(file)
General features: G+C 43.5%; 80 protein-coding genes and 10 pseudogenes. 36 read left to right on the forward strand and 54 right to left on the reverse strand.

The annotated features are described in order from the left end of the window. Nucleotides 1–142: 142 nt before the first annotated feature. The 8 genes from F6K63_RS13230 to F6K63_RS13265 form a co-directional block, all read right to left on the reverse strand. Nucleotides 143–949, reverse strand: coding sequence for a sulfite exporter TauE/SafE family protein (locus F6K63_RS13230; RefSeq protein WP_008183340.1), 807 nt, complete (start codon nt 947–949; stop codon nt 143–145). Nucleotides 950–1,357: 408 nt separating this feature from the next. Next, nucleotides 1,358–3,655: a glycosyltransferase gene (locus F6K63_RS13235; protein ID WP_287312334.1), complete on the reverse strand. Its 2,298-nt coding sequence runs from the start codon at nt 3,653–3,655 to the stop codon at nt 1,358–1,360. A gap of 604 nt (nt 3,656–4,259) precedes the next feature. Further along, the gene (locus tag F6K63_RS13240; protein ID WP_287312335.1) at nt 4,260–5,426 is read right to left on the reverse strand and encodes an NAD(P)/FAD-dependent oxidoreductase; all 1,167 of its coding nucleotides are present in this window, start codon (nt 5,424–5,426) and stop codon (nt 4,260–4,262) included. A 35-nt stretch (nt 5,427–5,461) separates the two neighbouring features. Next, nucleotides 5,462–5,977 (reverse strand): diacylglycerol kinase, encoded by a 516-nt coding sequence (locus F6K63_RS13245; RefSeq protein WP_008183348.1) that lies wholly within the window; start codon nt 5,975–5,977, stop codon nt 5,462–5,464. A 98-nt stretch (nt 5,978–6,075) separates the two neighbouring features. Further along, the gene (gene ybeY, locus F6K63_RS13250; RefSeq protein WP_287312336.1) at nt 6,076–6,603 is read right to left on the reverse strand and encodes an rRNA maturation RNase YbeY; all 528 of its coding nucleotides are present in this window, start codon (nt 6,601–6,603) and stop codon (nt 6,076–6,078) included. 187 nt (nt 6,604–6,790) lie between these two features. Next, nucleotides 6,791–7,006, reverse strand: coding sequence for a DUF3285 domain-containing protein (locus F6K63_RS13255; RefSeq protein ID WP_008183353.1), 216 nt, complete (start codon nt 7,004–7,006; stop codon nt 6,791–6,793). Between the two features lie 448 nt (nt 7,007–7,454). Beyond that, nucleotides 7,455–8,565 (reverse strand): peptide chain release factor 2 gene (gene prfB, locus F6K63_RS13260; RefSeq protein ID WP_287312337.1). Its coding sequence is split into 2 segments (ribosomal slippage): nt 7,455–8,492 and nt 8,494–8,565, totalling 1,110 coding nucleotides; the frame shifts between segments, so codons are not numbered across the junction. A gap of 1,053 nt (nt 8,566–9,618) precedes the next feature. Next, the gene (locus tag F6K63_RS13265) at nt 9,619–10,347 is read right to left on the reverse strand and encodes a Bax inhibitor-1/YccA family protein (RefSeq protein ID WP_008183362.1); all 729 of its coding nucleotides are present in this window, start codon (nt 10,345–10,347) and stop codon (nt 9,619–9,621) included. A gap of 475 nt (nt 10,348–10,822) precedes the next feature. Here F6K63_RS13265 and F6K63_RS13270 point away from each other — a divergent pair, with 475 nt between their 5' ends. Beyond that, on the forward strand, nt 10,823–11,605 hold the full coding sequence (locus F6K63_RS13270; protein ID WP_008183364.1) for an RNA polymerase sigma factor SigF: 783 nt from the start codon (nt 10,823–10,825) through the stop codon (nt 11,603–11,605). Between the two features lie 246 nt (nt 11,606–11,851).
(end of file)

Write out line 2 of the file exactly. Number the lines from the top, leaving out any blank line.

The annotated features are described in order from the left end of the window. Nucleotides 1–142: 142 nt before the first annotated feature. The 8 genes from F6K63_RS13230 to F6K63_RS13265 form a co-directional block, all read right to left on the reverse strand. Nucleotides 143–949, reverse strand: coding sequence for a sulfite exporter TauE/SafE family protein (locus F6K63_RS13230; RefSeq protein WP_008183340.1), 807 nt, complete (start codon nt 947–949; stop codon nt 143–145). Nucleotides 950–1,357: 408 nt separating this feature from the next. Next, nucleotides 1,358–3,655: a glycosyltransferase gene (locus F6K63_RS13235; protein ID WP_287312334.1), complete on the reverse strand. Its 2,298-nt coding sequence runs from the start codon at nt 3,653–3,655 to the stop codon at nt 1,358–1,360. A gap of 604 nt (nt 3,656–4,259) precedes the next feature. Further along, the gene (locus tag F6K63_RS13240; protein ID WP_287312335.1) at nt 4,260–5,426 is read right to left on the reverse strand and encodes an NAD(P)/FAD-dependent oxidoreductase; all 1,167 of its coding nucleotides are present in this window, start codon (nt 5,424–5,426) and stop codon (nt 4,260–4,262) included. A 35-nt stretch (nt 5,427–5,461) separates the two neighbouring features. Next, nucleotides 5,462–5,977 (reverse strand): diacylglycerol kinase, encoded by a 516-nt coding sequence (locus F6K63_RS13245; RefSeq protein WP_008183348.1) that lies wholly within the window; start codon nt 5,975–5,977, stop codon nt 5,462–5,464. A 98-nt stretch (nt 5,978–6,075) separates the two neighbouring features. Further along, the gene (gene ybeY, locus F6K63_RS13250; RefSeq protein WP_287312336.1) at nt 6,076–6,603 is read right to left on the reverse strand and encodes an rRNA maturation RNase YbeY; all 528 of its coding nucleotides are present in this window, start codon (nt 6,601–6,603) and stop codon (nt 6,076–6,078) included. 187 nt (nt 6,604–6,790) lie between these two features. Next, nucleotides 6,791–7,006, reverse strand: coding sequence for a DUF3285 domain-containing protein (locus F6K63_RS13255; RefSeq protein ID WP_008183353.1), 216 nt, complete (start codon nt 7,004–7,006; stop codon nt 6,791–6,793). Between the two features lie 448 nt (nt 7,007–7,454). Beyond that, nucleotides 7,455–8,565 (reverse strand): peptide chain release factor 2 gene (gene prfB, locus F6K63_RS13260; RefSeq protein ID WP_287312337.1). Its coding sequence is split into 2 segments (ribosomal slippage): nt 7,455–8,492 and nt 8,494–8,565, totalling 1,110 coding nucleotides; the frame shifts between segments, so codons are not numbered across the junction. A gap of 1,053 nt (nt 8,566–9,618) precedes the next feature. Next, the gene (locus tag F6K63_RS13265) at nt 9,619–10,347 is read right to left on the reverse strand and encodes a Bax inhibitor-1/YccA family protein (RefSeq protein ID WP_008183362.1); all 729 of its coding nucleotides are present in this window, start codon (nt 10,345–10,347) and stop codon (nt 9,619–9,621) included. A gap of 475 nt (nt 10,348–10,822) precedes the next feature. Here F6K63_RS13265 and F6K63_RS13270 point away from each other — a divergent pair, with 475 nt between their 5' ends. Beyond that, on the forward strand, nt 10,823–11,605 hold the full coding sequence (locus F6K63_RS13270; protein ID WP_008183364.1) for an RNA polymerase sigma factor SigF: 783 nt from the start codon (nt 10,823–10,825) through the stop codon (nt 11,603–11,605). Between the two features lie 246 nt (nt 11,606–11,851).